Author: Lu

With next gen consoles almost with us, we ask if Sony's financial issues will cause problems in the future, or can the PS4 help save them from becoming the new Sega?

The Microsoft Xbox One launch event will go down in marketing and video game history as how not to introduce your new product. Who knew that completely ignoring your demographic and trying to promote the TV features of a games console would go down so shockingly bad? If the term 'Epic Fail' wasn't already invented that would have been that event which spawned the phrase.

However, while Sony got all excited at their initial pre-order figures and wasted time making viral videos laughing at the Xbox One's game sharing situation and such, Microsoft may have quietly played the greatest poker face ever.

(ironically, that is now how you share games on the Xbox One also)

Sony highlighted how they listened to their fans before the launch events, and constantly talked about how they know what gamers want, and convinced everyone they got it right, however in poking fun at what their competition was doing wrong (like they have never made some serious blunders) they might not have noticed what they were secretly doing right.

We're pretty sure Sony got a worrying chill when Microsoft surprisingly dropped all of its features the fans didn't agree with such as the used game rule, 24hr online check-in, the mandatory Kineckt and such. Microsoft automatically won most of their fans back overnight, got the pre-orders they wanted and have an even more united community who now feel heard, valued and involved.

But most importantly, they lured Sony into a false sense of security, pushing their PS4 into production to secure the pre-order demand. Meanwhile Xbox were able to sit back and really pick at their console for a little longer and in doing so made even more changes (such as a better CPU) and could have spent that little extra time future proofing their console against the likes of the Red Ring Of Death (PS3's Yellow Light equivalent) who knows?

One thing Microsoft got right with the 360 was the simplicity of the Xbox's hardware and design, so getting into the guts of your machine took half the time as opposed to the PS3, and when your warranty runs out things like this are important, just look at the online support for home Xbox repairs compared to those of the PS3 (And seeing that the PS4 has a built in power supply, I think it's safe to assume getting into the guts of the PS4 will be just as annoying as the PS3). Its about the longevity, and to this day Microsoft are still dropping hints at features they might add later on down the line, such as backwards compatibility via cloud gaming etc. It's evident that Microsoft are very much playing the sensible role of the Turtle in the age old children's lesson, 'slow and steady wins the race', so could Sony's pace and confidence hinder them as they hurtle towards the finish line?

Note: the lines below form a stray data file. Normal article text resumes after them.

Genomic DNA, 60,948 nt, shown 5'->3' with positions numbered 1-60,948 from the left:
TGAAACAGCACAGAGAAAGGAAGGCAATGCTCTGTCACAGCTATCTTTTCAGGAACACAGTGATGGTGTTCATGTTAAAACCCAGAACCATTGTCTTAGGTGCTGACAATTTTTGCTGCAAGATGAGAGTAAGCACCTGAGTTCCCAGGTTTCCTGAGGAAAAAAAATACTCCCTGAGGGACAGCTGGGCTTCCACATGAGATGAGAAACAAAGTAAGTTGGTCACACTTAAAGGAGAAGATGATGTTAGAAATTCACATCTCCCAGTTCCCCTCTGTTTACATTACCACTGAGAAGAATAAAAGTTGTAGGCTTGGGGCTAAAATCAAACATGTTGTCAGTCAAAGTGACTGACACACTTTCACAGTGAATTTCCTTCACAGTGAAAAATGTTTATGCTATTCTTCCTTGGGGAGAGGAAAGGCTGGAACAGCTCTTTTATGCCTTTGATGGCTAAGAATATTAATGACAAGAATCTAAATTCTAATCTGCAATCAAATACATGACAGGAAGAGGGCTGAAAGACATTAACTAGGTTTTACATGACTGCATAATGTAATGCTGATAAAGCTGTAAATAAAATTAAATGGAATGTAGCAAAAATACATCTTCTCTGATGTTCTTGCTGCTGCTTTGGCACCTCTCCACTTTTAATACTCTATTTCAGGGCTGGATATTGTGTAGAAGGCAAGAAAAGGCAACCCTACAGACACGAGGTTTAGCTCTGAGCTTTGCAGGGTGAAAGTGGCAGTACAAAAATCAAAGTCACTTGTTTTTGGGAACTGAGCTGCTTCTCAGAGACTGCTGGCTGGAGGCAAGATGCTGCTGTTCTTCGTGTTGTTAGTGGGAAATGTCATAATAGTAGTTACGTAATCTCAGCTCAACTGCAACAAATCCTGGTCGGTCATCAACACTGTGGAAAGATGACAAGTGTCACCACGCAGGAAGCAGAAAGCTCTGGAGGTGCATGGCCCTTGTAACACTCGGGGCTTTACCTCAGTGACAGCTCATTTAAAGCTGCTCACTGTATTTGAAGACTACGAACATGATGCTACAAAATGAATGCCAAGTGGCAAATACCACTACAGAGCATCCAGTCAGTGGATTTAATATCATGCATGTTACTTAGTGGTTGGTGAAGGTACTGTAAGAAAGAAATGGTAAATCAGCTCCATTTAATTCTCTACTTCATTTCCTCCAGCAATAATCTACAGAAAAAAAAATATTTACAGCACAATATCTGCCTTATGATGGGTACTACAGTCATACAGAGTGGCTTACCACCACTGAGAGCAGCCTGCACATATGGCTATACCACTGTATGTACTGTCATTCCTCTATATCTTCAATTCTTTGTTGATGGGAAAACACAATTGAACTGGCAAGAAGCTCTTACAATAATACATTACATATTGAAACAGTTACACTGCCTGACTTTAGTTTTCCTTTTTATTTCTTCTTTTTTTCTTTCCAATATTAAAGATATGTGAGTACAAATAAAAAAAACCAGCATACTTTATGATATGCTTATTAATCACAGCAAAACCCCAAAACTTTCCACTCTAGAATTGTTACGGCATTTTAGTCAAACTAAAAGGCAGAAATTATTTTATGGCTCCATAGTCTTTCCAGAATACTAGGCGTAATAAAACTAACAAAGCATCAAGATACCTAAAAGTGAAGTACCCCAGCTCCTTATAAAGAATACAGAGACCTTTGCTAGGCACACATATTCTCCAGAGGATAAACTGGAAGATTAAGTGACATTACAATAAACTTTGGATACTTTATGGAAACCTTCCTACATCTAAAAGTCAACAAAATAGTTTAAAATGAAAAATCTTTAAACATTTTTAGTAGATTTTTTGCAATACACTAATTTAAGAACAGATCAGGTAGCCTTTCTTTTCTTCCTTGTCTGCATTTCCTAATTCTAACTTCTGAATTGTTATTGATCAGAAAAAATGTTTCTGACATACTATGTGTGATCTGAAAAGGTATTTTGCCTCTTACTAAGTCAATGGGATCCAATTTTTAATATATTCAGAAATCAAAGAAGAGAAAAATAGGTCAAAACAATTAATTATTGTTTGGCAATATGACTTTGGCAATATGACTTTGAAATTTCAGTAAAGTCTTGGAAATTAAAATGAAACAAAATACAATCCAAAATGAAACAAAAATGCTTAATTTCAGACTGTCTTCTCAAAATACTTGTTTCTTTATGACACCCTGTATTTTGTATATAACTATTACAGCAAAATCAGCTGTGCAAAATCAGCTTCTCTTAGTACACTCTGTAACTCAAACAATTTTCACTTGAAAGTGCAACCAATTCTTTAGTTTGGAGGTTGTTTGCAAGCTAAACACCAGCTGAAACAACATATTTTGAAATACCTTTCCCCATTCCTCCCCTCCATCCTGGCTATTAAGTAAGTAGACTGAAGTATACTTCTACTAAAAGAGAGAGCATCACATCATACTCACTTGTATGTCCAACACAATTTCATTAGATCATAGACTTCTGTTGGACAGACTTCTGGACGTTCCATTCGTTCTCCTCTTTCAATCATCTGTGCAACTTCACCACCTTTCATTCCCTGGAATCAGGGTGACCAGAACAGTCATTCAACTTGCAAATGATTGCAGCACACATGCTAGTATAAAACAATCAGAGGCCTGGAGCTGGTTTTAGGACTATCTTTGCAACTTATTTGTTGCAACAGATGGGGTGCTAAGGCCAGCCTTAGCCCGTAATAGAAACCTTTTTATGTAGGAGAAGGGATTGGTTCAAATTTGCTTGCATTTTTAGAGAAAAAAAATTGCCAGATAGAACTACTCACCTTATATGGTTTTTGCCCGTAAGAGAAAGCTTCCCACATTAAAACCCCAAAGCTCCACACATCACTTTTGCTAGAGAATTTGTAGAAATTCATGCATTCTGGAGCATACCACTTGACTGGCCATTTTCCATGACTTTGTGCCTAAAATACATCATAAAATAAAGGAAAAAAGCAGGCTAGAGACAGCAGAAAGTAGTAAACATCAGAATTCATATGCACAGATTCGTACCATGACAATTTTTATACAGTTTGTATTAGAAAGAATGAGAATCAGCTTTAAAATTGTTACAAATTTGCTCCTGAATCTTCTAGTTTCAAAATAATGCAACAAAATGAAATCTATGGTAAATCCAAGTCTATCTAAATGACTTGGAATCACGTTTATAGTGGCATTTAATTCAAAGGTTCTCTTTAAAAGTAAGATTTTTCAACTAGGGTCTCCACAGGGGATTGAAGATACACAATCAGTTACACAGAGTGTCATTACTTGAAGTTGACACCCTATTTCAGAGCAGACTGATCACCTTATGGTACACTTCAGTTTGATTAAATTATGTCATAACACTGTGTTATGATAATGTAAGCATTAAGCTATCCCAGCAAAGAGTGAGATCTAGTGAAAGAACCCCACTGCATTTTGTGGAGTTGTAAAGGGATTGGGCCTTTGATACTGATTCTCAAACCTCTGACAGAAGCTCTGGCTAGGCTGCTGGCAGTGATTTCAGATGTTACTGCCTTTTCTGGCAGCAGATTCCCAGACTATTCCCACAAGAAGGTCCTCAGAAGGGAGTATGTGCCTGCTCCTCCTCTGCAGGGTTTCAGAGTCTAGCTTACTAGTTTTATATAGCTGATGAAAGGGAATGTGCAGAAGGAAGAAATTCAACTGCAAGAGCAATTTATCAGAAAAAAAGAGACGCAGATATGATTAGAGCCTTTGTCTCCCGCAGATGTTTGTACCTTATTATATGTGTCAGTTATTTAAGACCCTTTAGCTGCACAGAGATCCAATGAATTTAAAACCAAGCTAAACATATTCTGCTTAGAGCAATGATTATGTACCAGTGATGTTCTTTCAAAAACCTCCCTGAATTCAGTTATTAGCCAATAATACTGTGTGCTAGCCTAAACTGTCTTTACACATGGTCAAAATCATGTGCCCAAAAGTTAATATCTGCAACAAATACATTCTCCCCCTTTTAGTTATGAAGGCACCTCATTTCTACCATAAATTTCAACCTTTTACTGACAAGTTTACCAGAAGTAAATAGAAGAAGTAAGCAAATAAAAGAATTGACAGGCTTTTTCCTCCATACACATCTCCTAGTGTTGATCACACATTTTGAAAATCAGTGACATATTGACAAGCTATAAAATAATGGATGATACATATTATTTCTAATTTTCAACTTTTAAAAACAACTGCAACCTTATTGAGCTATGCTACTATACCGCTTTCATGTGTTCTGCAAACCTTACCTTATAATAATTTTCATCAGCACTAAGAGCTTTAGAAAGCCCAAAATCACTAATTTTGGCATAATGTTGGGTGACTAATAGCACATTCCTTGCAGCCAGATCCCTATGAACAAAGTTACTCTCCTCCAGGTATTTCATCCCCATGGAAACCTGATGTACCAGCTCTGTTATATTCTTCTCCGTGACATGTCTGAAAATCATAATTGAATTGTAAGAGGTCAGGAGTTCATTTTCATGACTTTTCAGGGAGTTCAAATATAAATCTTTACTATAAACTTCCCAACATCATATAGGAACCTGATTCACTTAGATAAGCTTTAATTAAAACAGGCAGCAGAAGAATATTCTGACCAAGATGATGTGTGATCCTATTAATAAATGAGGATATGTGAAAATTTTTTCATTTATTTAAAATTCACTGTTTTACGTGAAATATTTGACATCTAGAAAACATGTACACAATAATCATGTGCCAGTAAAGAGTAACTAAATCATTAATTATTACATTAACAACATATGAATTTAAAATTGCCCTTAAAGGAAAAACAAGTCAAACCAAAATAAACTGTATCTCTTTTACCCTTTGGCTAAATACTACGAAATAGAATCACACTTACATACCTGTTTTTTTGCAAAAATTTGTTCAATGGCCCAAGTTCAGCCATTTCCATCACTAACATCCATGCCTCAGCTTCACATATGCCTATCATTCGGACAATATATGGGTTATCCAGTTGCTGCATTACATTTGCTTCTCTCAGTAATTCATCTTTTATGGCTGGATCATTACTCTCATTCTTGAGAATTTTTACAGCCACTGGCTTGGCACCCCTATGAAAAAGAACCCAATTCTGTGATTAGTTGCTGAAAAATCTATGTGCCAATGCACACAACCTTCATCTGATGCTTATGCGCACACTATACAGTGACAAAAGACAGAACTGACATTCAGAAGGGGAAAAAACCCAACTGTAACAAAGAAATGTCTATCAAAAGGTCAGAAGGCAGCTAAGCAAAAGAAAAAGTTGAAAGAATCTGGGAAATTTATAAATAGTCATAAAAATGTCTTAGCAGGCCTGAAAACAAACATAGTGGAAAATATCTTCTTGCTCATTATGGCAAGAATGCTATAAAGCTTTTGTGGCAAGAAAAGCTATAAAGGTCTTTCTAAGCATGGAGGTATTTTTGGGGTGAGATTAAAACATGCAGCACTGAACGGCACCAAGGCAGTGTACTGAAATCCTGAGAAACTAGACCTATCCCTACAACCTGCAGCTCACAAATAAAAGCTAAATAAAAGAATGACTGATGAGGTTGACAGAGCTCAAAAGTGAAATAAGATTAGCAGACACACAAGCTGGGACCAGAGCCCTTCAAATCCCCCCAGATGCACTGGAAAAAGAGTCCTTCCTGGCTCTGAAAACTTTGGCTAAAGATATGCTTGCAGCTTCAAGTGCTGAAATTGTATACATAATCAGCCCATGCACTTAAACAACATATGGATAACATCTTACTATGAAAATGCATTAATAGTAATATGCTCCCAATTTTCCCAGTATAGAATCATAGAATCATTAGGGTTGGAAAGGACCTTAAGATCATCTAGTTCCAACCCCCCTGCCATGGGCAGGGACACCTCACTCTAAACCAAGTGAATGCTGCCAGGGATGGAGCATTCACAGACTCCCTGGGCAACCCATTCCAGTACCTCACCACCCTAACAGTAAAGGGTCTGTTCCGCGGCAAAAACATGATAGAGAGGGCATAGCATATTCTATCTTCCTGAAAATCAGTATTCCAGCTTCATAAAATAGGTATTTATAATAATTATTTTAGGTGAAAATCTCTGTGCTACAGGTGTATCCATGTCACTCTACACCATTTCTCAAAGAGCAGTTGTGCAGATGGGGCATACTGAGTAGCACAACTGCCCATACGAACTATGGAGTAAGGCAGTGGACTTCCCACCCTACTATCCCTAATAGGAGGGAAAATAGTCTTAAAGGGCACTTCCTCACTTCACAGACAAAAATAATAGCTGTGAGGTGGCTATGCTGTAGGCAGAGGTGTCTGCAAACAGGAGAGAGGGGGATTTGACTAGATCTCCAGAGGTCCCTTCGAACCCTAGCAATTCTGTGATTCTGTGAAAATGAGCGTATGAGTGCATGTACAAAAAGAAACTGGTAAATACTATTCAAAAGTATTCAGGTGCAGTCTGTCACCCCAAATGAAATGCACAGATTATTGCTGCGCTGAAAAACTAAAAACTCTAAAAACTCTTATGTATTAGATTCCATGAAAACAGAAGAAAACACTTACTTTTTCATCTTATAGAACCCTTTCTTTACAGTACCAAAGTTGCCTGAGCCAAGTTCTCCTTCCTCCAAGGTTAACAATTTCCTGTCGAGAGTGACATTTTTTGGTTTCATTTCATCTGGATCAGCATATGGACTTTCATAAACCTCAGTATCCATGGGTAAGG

That is what's really important here, the longterm plan. Because what was an embarrassing launch for Microsoft could possibly turn into an embarrassing end of Sony completely. How? Because one thing many might not be aware of is Sony's highly worrying financial situation. The company has had it rough for a good while now, billions have been lost over the decade, in 2012 they had to reduce staff to cover marketing costs, and recently they had no choice but to sell their US Headquarters.

What with products such as the PS Vita failing to sell, their big budget movies such as 'After Earth' and 'White House Down' being huge box office flops, a lot now relies on the PS4, which is a pretty scary gamble.

The impressive PS4 specs (having the GDDR5 Ram etc) that beat what Xbox One has to offer suggest it is more expensive than the Xbox One to make, and though they have the pre-order figures to help them relax for a while, with the console currently on sale cheaper than the Xbox One, how will they cope down the line when Microsoft start dropping the price because they can afford to? Or offer great exclusive game bundles?

With Sony's big focus on indie games and lack of overly exciting, familiar big budget launch franchises set to compete with the likes of the Halo franchise things are not looking too secure.

Meanwhile, Microsoft just recently bought Nokia for $7.1 billion so in the future there could be a big mobile device push from Microsoft, a possible Xbox handheld like Nvidia's Shield down the line (not that they have had great experience with this kind of stuff, anyone who has used Windows Mobile will understand, and Zune? Jeeze). Who knows, but they have the finances for options at least, something Sony seem to lack more and more according to financial reports.

So, when it comes to the question of, who will win the console war? We're confident that the PS4 will do well at the start due to its fan base, I own and supported both consoles so its not like we're team Xbox. We just hope Sony can keep up in the years to come and that the new exclusive titles they have backed turn out to be serious competition for the powerhouse that we know Microsoft's will provide.